Some participants decreased the amount they exercised due to fear of leaving the home and risking exposure to the virus, “No, I wasn’t [exercising] because – oh my goodness, in my house? Where else? I didn’t want to go out.” [P3]
Participants described how their hygiene practices had changed due to the pandemic, with some becoming excessive. One participant shared her obsession with cleaning, “Wipe down the stroller and wash my hands, take off all his clothes. I don’t understand why I do that part, but I take off all his clothes, change him into a different set of clothes. … it makes me feel obsessed … Every minute you’re cleaning, because you just don’t know.” [P8]
Stress eating was mentioned by some participants as a coping mechanism, “it’s one of the only things you can do at home, but it actually makes me feel worse … I’m just sitting at home and eating brownies, it definitely makes me feel worse.” [P1] See Table 2 for additional quotes supporting themes 1–5.
Advice for other patients
The participants had several pieces of advice for other pregnant and postpartum individuals during a stressful period such as a pandemic. This advice included advocating for oneself and avoiding isolation.
Advocating for oneself
Participants stressed the importance of advocating for oneself in order to ensure adequate care, “I think that everyone’s doing a really good job with doing the best care they can, but I think it’s important to ask questions and seek out information about pregnancy or postpartum things, if you need it. I think that’s normal anyway, but I think, with the pandemic, it just makes it so much more necessary.” [P5]
Participants focused on the importance of reducing isolation, “keep socializing as much as possible, bundle up and be outdoors as much as possible. Keep talking to people – friends, family, whoever. I mean those are strategies that worked for me, but I mean maternity leave can be a very isolating – I found it isolating without a pandemic at the same time. So even more so this time, I feel like we just have to rely on each other.” [P10]
Despite pandemic restrictions, participants emphasized the importance of reaching out for help, whether from family, friends, or health professionals: “having people that you can talk to, whether it’s a partner or family member, friend, a mental health professional … you don’t want to be holding those emotions inside of you, you want to find a release.” [P2]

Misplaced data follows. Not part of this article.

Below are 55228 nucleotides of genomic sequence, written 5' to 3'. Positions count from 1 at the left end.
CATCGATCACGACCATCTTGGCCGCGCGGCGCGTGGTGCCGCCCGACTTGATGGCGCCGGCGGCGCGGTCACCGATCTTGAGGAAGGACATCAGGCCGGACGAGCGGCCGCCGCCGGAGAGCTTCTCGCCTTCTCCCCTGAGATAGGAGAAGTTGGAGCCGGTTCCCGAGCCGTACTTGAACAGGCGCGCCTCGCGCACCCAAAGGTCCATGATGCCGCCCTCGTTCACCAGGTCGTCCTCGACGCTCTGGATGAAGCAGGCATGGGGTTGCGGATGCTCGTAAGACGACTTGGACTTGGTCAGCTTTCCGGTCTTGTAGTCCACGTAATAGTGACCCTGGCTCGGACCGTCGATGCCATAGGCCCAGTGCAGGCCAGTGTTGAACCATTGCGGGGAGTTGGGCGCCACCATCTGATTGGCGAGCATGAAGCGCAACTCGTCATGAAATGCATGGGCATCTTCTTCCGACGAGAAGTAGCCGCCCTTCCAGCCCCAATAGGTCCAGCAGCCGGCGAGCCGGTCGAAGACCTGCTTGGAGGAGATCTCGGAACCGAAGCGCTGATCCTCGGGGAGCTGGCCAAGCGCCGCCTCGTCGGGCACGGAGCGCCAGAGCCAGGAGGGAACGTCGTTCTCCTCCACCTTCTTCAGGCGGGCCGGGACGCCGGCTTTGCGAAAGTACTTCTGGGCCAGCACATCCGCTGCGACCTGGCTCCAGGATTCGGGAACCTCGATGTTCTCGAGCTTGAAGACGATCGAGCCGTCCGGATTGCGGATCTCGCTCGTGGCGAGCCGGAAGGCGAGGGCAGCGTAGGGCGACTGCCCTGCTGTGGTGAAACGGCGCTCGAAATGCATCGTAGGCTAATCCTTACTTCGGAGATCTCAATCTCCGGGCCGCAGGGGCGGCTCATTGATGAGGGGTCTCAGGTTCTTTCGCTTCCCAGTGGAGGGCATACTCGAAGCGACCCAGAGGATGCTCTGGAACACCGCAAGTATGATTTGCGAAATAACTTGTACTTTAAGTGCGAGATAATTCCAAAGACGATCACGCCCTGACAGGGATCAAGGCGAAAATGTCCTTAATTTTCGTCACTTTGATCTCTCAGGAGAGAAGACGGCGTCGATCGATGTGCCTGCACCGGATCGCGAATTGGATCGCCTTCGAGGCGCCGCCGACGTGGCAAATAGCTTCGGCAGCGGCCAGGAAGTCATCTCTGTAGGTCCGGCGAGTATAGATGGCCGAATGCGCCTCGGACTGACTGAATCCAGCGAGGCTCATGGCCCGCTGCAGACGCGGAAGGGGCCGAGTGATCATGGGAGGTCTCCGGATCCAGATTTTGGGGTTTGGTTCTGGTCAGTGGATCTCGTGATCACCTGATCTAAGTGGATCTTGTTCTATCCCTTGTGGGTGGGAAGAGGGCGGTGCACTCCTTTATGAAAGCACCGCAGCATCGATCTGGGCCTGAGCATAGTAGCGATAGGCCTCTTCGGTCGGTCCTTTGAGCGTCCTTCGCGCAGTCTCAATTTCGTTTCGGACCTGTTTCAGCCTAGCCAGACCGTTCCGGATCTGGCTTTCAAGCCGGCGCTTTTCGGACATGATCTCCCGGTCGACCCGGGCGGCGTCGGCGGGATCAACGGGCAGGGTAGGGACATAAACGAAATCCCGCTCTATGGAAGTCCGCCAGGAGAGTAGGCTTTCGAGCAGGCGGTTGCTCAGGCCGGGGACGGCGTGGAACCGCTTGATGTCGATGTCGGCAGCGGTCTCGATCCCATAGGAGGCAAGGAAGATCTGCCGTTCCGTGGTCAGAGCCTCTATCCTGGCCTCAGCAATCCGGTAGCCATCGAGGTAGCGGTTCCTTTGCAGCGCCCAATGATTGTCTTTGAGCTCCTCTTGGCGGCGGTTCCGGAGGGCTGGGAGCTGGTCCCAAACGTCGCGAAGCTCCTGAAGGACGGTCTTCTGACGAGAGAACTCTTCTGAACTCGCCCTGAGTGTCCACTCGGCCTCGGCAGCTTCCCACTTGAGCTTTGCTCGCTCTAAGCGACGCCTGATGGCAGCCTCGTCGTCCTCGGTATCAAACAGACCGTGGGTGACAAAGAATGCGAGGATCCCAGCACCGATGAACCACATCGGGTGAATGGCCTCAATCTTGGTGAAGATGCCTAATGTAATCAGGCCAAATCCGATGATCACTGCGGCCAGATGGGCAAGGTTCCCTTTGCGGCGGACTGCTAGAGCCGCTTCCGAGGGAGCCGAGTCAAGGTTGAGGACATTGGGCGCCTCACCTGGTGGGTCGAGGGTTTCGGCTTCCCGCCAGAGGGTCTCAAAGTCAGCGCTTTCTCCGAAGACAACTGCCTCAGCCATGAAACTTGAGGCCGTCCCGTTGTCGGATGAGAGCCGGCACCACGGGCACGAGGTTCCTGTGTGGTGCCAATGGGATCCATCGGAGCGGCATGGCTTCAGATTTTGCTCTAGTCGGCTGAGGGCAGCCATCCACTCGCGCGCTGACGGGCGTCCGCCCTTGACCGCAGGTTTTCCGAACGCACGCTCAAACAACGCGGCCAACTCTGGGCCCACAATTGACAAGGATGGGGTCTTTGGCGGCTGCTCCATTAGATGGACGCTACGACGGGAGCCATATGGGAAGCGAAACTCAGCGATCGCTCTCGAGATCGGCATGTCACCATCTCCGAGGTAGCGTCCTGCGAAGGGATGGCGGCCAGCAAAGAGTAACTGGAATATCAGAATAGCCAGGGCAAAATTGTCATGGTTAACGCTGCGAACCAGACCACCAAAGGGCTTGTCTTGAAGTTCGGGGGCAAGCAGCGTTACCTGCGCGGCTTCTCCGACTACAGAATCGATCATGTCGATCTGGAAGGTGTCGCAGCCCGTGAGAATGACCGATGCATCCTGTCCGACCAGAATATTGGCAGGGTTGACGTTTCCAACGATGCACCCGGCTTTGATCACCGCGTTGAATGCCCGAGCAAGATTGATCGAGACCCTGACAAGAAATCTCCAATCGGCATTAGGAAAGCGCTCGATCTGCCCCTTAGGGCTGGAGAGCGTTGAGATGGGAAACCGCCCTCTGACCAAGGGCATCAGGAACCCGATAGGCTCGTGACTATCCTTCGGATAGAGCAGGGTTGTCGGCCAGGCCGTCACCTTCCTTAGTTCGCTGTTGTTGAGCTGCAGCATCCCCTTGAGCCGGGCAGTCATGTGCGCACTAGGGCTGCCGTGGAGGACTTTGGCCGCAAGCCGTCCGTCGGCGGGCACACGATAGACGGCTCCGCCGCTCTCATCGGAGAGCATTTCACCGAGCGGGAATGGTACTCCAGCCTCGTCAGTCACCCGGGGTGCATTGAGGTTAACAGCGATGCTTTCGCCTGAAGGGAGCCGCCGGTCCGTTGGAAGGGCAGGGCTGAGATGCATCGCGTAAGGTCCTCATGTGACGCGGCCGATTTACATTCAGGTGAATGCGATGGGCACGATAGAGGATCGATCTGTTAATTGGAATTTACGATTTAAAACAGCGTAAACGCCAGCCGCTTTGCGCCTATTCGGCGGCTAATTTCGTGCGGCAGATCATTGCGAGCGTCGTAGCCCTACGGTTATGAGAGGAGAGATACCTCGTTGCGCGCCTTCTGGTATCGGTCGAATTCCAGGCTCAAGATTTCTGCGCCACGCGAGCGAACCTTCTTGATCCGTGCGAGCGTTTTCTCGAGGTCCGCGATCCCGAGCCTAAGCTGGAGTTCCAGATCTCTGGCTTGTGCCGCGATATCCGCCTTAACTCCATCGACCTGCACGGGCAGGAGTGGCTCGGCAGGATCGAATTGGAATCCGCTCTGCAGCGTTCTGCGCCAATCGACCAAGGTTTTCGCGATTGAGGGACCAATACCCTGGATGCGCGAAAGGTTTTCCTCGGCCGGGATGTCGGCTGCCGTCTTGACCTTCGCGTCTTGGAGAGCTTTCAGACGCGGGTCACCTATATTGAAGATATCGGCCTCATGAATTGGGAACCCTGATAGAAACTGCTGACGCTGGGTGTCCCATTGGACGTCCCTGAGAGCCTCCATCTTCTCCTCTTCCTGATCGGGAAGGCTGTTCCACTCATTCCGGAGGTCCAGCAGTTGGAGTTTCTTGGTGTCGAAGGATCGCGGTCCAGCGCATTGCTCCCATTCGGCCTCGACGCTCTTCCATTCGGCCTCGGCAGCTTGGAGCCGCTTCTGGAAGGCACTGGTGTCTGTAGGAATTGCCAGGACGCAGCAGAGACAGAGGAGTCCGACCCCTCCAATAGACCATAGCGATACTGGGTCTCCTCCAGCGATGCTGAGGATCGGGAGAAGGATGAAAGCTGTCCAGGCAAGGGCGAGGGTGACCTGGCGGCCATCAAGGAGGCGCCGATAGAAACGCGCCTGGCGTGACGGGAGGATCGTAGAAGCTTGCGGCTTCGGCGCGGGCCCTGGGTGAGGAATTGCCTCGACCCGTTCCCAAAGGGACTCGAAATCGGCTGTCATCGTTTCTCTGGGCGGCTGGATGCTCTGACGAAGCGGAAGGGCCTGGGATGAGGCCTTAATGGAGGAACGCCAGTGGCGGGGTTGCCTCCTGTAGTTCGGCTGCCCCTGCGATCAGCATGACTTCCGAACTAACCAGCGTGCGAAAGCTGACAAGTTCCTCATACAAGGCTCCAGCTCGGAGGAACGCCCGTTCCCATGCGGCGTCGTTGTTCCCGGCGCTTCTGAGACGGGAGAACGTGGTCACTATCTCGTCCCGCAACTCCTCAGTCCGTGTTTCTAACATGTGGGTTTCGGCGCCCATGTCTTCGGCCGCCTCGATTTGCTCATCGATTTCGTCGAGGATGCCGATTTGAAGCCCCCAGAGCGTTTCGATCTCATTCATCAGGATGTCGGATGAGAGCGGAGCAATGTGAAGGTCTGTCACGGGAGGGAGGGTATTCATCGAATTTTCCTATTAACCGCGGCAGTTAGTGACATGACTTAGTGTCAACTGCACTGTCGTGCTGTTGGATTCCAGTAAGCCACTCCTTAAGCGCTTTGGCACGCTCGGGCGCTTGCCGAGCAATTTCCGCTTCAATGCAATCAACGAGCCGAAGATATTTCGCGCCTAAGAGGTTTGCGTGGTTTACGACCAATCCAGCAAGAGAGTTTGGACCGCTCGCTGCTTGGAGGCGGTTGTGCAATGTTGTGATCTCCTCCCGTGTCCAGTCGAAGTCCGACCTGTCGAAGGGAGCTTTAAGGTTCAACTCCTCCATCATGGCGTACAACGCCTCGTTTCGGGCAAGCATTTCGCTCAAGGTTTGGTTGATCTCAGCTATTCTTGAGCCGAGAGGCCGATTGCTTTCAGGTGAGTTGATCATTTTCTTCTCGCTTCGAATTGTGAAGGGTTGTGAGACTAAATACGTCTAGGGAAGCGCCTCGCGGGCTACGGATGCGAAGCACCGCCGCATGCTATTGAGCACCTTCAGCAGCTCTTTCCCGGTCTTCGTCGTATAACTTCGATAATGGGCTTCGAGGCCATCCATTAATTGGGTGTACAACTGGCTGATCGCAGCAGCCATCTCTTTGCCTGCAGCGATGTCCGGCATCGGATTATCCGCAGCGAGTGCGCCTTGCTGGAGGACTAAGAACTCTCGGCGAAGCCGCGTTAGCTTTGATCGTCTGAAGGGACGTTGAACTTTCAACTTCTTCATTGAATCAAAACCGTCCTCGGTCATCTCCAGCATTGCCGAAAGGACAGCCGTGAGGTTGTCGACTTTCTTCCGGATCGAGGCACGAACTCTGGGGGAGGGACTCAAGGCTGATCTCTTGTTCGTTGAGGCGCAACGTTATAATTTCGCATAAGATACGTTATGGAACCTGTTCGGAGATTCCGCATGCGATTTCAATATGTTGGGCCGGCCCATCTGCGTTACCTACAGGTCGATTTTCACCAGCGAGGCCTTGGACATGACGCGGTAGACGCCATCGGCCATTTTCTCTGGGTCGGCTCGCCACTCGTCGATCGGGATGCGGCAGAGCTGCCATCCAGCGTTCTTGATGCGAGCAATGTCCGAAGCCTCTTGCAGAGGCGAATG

Recommendations for health care providers (HCPs)
Participants had recommendations for health care providers in order to help them improve care during a pandemic including: Providing clear and up to date information and increasing post-partum support.
Provide clear and up to date information
With the ever-changing recommendations and suggested precautions during a pandemic, participants felt there should be clear communication and up to date information coming from their HCPs. Specifically, they suggested clear messaging regarding hospital policies and what care would look like during their hospital stay, “it would be great if they had a better idea of what your stay is going to look like, so you’re a bit more mentally prepared for what’s to come.” [P10] One participant put it plainly, “there was a lot of confusion … try to be as clear to the patients as you can.” [P5] Moreover, participants wanted the health care team to have consistent messaging regarding in person versus virtual visit timing.
Increase postpartum support
Following discharge from hospital several participants voiced a need for more postpartum support. The suggestions as to what type of supports ranged from increased mental health support, increased breastfeeding support, more frequent maternal check ins to address any baby concerns as well as mom’s physical and psychological changes during the postpartum period. See Table 3 for additional quotes regarding advice.
Although the COVID-19 pandemic was a challenging time for our participants, several were able to find positives during the pandemic. Due to social distancing requirements, many participants had partners who were required to work at home. This enabled the partner to provide support and companionship as one participant explained, “His presence provided company and support … it was almost like a blessing in disguise.” [P2] Others appreciated the postpartum support from their husbands who were working from home, “having him being able to do more of the cooking and helping me get a nap every day.” [P1]
Other participants mentioned pregnancy and having a newborn provided a welcome distraction from the pandemic, “.. in some ways I think having a baby makes this whole situation easier. ..she really gives structure to my day. Like I have to get up in the morning, I have to do certain things for her. I just sort of focus on her and she’s changing all the time so it doesn’t feel like life has just stopped. So I think just finding the joy that you can in enjoying your baby and Face Timing a lot with family and friends. [P1]